// If we don't redefine the property, the length property is suddenly enumerable!
        // Failing to do this, this would fail: Object.keys([]) === Object.keys(new Collection() )
        Object.defineProperty(collection, 'length', {
            value: collection.length,
            writable: true,
            enumerable: false
        });

        var itemsToPush = initialItems;
        if (Array.isArray(initialItems[0]) && initialItems.length === 1) {
            itemsToPush = initialItems[0];
        }
        Array.prototype.push.apply(collection, itemsToPush);

        return collection;
    }

    // Find an element by checking each element's getId() method
    public find(id:any):T;

    // Find an element using a lookup function that
    // returns true when given the right element
    public find(lookupFn:(e:T) => boolean):T ;

    find(x:any) {
        var res, comparitor;

        if (typeof x === 'function') {
            comparitor = x;
        } else {
            comparitor = (e) => {
                return e.getId() === x;
            }
        }

        res = [].filter.call(this, comparitor);

        if (res.length) return res[0];
        else return null;
    }

    // Add an element
    add(value:T);

    // Adds all ements in the array (flattens it)
    add(arr:T[]);

    add(arr:Collection<T>);

    add(value) {

        // Check to see if the item is an array or a subtype thereof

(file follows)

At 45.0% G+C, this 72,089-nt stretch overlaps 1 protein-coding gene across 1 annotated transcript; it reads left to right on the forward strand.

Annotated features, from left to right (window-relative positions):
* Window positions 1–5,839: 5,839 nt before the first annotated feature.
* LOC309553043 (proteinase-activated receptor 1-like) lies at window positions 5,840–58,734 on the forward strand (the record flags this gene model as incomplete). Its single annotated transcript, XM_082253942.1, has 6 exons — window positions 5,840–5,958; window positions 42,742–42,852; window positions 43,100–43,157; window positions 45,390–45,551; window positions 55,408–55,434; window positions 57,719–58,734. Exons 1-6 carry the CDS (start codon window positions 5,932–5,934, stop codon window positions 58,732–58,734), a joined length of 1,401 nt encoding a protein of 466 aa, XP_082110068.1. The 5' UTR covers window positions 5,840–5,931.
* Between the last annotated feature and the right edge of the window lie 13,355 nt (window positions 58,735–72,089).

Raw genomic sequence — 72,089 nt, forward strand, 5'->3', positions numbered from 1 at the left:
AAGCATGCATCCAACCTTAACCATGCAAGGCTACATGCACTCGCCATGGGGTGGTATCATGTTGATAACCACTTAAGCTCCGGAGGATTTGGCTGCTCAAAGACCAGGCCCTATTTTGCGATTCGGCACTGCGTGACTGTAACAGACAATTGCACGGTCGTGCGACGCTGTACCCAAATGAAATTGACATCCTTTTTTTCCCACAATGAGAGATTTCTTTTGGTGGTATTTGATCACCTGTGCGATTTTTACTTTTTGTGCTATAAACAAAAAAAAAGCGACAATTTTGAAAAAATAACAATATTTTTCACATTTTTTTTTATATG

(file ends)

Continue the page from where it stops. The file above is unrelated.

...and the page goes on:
if (value instanceof Array) {

            // Add each sub-item using default push() method.
            Array.prototype.push.apply(this, value);

        } else {

            // Use the default push() method.
            Array.prototype.push.call(this, value);

        }

        // Return this object reference for method chaining.
        return this;

    }

    remove(elem:T):boolean;

    remove(lookupFn:(e:T) => boolean):boolean ;

    remove(x:any):boolean {
        return !!this._remove(x);
    }

    /**
     * @return the removed element if found, else null
     */
    _remove(x:any):T {
        var arr = this;
        var index = -1;

        if (typeof x === 'function') {

            for (var i = 0, len = arr.length; i < len; i++) {
                if (x(this[i])) {
                    index = i;
                    break;
                }
            }

        } else {
            index = arr.indexOf(x);
        }

        if (index === -1) {
            return null;
        }
        else {
            var res = arr.splice(index, 1);
            return res.length ? res[0] : null;
        }
    }


    // dummy declarations
    // "massaged" the Array interface definitions in lib.d.ts to fit here
    toString:()=> string;
    toLocaleString:()=> string;
    concat:<U extends T[]>(...items:U[])=> T[];
    join:(separator?:string)=> string;
    pop:()=> T;
    push:(...items:T[])=> number;
    reverse:()=> T[];
    shift:()=> T;
    slice:(start?:number, end?:number)=> T[];
    sort:(compareFn?:(a:T, b:T) => number)=> T[];
    splice:(start?:number, deleteCount?:number, ...items:T[])=> T[];
    unshift:(...items:T[])=> number;
    indexOf:(searchElement:T, fromIndex?:number)=> number;
    lastIndexOf:(searchElement:T, fromIndex?:number)=> number;
    every:(callbackfn:(value:T, index:number, array:T[]) => boolean, thisArg?:any)=> boolean;
    some:(callbackfn:(value:T, index:number, array:T[]) => boolean, thisArg?:any)=> boolean;
    forEach:(callbackfn:(value:T, index:number, array:T[]) => void, thisArg?:any)=> void;
    map:<U>(callbackfn:(value:T, index:number, array:T[]) => U, thisArg?:any)=> U[];
    filter:(callbackfn:(value:T, index:number, array:T[]) => boolean, thisArg?:any)=> T[];
    reduce:<U>(callbackfn:(previousValue:U, currentValue:T, currentIndex:number, array:T[]) => U, initialValue:U)=> U;